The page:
Molecular Vaccines and Correlates of Protection
Stephen Norley and Reinhard Kurth
from: Retroviruses: Molecular Biology, Genomics and Pathogenesis (Edited by: Reinhard Kurth and Norbert Bannert). Caister Academic Press, U.K. (2010)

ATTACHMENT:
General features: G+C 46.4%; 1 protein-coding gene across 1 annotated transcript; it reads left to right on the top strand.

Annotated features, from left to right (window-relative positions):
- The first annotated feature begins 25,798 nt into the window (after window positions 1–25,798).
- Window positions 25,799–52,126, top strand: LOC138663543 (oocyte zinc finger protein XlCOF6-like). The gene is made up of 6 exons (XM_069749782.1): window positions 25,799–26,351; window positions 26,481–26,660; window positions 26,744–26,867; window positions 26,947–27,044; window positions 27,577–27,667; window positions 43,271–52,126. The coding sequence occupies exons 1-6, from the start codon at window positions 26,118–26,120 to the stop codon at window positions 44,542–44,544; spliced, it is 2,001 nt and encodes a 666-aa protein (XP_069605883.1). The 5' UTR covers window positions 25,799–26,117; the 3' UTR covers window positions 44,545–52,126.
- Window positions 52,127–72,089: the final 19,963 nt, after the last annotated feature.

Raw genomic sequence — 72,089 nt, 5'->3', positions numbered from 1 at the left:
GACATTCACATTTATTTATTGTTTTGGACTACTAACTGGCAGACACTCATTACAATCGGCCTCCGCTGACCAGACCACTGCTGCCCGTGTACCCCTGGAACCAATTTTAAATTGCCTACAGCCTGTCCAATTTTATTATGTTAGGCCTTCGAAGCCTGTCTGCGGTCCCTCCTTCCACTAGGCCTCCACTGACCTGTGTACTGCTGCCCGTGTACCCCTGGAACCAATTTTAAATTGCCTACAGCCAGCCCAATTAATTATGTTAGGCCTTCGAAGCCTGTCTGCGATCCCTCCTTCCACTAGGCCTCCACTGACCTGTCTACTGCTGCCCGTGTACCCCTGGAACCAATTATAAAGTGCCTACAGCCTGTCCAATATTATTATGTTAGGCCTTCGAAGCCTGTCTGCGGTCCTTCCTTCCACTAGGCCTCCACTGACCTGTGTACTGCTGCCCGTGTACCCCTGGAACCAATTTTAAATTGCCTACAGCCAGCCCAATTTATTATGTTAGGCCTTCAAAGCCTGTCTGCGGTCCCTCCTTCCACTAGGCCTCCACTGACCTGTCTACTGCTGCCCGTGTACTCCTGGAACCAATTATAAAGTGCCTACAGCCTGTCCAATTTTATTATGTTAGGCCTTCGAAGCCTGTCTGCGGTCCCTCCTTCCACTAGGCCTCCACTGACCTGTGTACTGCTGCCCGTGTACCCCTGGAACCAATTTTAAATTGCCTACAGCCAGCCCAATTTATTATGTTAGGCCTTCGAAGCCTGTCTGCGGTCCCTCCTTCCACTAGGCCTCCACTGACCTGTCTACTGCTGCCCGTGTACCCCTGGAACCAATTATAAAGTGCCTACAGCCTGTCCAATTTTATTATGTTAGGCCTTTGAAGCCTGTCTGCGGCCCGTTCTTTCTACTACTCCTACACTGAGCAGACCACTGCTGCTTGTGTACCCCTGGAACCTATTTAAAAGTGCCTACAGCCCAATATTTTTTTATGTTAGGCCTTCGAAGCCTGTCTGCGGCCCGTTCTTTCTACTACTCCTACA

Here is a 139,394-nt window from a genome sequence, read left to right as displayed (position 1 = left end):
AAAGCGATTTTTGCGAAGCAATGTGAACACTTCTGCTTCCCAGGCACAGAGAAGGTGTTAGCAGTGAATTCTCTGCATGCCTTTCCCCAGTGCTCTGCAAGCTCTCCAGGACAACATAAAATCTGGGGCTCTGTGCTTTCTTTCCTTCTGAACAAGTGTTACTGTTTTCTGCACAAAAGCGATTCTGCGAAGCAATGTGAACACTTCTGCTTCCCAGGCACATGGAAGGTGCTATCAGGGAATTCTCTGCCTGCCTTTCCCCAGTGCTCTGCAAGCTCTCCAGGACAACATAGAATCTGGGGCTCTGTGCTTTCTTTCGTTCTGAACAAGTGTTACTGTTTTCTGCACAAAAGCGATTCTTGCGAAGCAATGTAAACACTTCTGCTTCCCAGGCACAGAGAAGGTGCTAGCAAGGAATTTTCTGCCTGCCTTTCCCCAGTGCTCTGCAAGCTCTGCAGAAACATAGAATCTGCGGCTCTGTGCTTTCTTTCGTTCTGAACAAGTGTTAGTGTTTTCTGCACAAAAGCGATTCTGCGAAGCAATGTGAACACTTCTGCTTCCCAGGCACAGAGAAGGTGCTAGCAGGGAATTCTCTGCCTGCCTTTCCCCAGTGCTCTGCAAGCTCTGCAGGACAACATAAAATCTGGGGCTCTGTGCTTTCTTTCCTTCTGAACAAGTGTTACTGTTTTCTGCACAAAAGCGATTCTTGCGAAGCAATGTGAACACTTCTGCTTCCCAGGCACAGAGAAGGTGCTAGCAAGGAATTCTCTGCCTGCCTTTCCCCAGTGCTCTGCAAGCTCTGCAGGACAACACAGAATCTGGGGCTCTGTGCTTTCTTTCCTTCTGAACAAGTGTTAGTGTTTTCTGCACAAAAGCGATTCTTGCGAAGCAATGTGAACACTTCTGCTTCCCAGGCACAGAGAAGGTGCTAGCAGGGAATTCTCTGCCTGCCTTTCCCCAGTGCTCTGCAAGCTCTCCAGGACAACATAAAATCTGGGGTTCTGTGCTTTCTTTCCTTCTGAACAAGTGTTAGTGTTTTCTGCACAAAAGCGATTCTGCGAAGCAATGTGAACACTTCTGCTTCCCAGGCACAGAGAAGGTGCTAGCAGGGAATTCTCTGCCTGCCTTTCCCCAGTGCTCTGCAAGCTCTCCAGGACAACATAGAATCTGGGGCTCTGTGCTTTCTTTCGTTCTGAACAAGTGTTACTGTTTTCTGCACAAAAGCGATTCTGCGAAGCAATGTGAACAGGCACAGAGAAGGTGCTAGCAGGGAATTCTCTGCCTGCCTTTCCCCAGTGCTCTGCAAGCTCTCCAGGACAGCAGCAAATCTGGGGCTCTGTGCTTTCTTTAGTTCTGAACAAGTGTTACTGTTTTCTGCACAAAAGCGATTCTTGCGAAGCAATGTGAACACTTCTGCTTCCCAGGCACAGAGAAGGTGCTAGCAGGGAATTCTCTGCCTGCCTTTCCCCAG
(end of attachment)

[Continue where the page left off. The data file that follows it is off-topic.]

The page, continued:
The failure of 'classical' vaccines to induce protection to the most important of all retroviruses, HIV, has led to the development of a huge variety of 'molecular vaccines', i.e. vaccines produced using modern molecular biological techniques. Such vaccines range from simple plasmid DNA coding for the genes of choice, through recombinant viruses carrying such genes to engineered bacteria designed to deliver HIV genes to the mucosal immune system. Evaluation of such vaccines in animal models has resulted in sporadic successes and many failures and the few human clinical trials have been, at best, negative. However, the relative success of molecular vaccines in combating other retroviral infections and the continuing refinement of HIV/SIV vaccines showing some efficacy suggests that a molecular AIDS vaccine may be achievable. In the end, the HIV/AIDS pandemic will only be defeated by the development of an effective, stable, and inexpensive vaccine read more ...